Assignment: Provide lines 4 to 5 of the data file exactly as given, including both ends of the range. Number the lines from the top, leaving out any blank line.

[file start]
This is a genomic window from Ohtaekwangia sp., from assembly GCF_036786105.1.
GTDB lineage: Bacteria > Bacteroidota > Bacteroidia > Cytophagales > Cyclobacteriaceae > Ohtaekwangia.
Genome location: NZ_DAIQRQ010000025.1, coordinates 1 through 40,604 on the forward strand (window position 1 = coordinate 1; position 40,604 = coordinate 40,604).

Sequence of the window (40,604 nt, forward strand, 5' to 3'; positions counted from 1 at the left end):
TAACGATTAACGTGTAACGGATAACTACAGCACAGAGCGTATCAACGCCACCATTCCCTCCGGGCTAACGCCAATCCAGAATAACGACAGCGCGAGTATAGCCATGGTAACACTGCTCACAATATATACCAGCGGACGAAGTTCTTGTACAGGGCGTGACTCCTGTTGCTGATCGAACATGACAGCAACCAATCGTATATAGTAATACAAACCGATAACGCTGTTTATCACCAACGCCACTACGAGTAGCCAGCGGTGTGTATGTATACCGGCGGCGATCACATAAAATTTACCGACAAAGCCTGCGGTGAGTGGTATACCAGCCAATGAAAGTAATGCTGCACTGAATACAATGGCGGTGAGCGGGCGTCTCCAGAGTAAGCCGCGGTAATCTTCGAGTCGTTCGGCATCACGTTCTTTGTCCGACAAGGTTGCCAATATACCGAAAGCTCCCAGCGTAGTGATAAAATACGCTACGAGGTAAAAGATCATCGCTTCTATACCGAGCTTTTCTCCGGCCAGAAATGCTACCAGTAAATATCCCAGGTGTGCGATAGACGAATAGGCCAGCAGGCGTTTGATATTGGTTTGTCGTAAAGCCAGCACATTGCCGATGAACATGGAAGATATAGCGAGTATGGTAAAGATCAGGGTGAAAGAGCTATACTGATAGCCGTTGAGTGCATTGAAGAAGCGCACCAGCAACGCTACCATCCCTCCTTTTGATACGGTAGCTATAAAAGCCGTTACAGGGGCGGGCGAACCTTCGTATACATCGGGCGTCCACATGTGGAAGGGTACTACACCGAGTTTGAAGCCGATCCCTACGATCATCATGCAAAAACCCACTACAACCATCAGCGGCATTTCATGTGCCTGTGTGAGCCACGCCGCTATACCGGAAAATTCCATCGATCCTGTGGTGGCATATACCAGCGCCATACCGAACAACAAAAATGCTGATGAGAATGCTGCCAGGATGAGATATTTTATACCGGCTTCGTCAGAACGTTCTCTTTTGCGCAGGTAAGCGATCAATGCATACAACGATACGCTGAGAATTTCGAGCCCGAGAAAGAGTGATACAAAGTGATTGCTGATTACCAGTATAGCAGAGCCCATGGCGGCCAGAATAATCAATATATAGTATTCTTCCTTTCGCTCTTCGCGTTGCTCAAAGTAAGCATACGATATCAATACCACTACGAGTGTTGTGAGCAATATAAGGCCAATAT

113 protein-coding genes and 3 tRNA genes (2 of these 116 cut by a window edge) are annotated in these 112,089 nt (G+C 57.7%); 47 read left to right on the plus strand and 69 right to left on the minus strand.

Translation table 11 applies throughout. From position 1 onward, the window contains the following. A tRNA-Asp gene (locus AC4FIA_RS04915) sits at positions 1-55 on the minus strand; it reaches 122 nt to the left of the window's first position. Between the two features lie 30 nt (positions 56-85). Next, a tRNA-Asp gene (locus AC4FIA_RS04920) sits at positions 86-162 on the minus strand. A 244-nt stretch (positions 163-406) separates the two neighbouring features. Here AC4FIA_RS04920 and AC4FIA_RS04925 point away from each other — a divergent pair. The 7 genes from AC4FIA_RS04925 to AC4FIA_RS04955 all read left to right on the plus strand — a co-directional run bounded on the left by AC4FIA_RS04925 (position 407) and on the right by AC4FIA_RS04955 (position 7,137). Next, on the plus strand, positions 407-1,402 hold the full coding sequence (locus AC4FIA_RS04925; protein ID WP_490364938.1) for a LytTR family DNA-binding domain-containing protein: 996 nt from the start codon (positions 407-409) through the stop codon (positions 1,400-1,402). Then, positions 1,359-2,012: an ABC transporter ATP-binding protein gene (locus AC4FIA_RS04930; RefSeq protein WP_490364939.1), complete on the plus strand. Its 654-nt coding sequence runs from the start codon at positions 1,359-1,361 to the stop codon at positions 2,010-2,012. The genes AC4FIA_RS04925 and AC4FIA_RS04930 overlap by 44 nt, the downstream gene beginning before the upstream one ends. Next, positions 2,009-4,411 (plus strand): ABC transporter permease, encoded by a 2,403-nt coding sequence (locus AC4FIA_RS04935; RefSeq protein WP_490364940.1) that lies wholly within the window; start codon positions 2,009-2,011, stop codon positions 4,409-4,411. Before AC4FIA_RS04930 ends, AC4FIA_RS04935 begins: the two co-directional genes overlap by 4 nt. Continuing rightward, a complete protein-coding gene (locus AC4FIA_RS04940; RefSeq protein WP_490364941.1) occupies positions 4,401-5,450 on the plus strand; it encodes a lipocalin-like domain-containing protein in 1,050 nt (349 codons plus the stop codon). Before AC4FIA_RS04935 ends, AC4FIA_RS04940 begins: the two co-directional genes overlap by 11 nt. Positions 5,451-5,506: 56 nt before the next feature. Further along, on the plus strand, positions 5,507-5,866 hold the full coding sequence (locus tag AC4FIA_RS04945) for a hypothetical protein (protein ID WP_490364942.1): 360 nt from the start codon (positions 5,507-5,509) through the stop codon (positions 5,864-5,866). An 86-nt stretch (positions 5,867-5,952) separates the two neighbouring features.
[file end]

Sequence of the window (40,604 nt, forward strand, 5' to 3'; positions counted from 1 at the left end):
TAACGATTAACGTGTAACGGATAACTACAGCACAGAGCGTATCAACGCCACCATTCCCTCCGGGCTAACGCCAATCCAGAATAACGACAGCGCGAGTATAGCCATGGTAACACTGCTCACAATATATACCAGCGGACGAAGTTCTTGTACAGGGCGTGACTCCTGTTGCTGATCGAACATGACAGCAACCAATCGTATATAGTAATACAAACCGATAACGCTGTTTATCACCAACGCCACTACGAGTAGCCAGCGGTGTGTATGTATACCGGCGGCGATCACATAAAATTTACCGACAAAGCCTGCGGTGAGTGGTATACCAGCCAATGAAAGTAATGCTGCACTGAATACAATGGCGGTGAGCGGGCGTCTCCAGAGTAAGCCGCGGTAATCTTCGAGTCGTTCGGCATCACGTTCTTTGTCCGACAAGGTTGCCAATATACCGAAAGCTCCCAGCGTAGTGATAAAATACGCTACGAGGTAAAAGATCATCGCTTCTATACCGAGCTTTTCTCCGGCCAGAAATGCTACCAGTAAATATCCCAGGTGTGCGATAGACGAATAGGCCAGCAGGCGTTTGATATTGGTTTGTCGTAAAGCCAGCACATTGCCGATGAACATGGAAGATATAGCGAGTATGGTAAAGATCAGGGTGAAAGAGCTATACTGATAGCCGTTGAGTGCATTGAAGAAGCGCACCAGCAACGCTACCATCCCTCCTTTTGATACGGTAGCTATAAAAGCCGTTACAGGGGCGGGCGAACCTTCGTATACATCGGGCGTCCACATGTGGAAGGGTACTACACCGAGTTTGAAGCCGATCCCTACGATCATCATGCAAAAACCCACTACAACCATCAGCGGCATTTCATGTGCCTGTGTGAGCCACGCCGCTATACCGGAAAATTCCATCGATCCTGTGGTGGCATATACCAGCGCCATACCGAACAACAAAAATGCTGATGAGAATGCTGCCAGGATGAGATATTTTATACCGGCTTCGTCAGAACGTTCTCTTTTGCGCAGGTAAGCGATCAATGCATACAACGATACGCTGAGAATTTCGAGCCCGAGAAAGAGTGATACAAAGTGATTGCTGATTACCAGTATAGCAGAGCCCATGGCGGCCAGAATAATCAATATATAGTATTCTTCCTTTCGCTCTTCGCGTTGCTCAAAGTAAGCATACGATATCAATACCACTACGAGTGTTGTGAGCAATATAAGGCCAATAT